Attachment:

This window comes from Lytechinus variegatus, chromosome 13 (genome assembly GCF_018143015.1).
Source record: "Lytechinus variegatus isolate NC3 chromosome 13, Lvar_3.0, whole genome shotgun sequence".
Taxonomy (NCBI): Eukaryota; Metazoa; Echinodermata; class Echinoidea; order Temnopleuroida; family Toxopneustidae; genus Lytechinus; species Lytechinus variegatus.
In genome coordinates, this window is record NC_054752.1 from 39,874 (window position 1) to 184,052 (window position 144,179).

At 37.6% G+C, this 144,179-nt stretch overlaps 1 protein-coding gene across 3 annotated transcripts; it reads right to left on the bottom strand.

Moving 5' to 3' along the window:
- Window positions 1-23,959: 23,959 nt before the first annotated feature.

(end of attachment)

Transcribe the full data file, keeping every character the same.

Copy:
This window comes from Lytechinus variegatus, chromosome 13 (genome assembly GCF_018143015.1).
Source record: "Lytechinus variegatus isolate NC3 chromosome 13, Lvar_3.0, whole genome shotgun sequence".
Taxonomy (NCBI): Eukaryota; Metazoa; Echinodermata; class Echinoidea; order Temnopleuroida; family Toxopneustidae; genus Lytechinus; species Lytechinus variegatus.
In genome coordinates, this window is record NC_054752.1 from 39,874 (window position 1) to 184,052 (window position 144,179).

At 37.6% G+C, this 144,179-nt stretch overlaps 1 protein-coding gene across 3 annotated transcripts; it reads right to left on the bottom strand.

Moving 5' to 3' along the window:
- Window positions 1-23,959: 23,959 nt before the first annotated feature.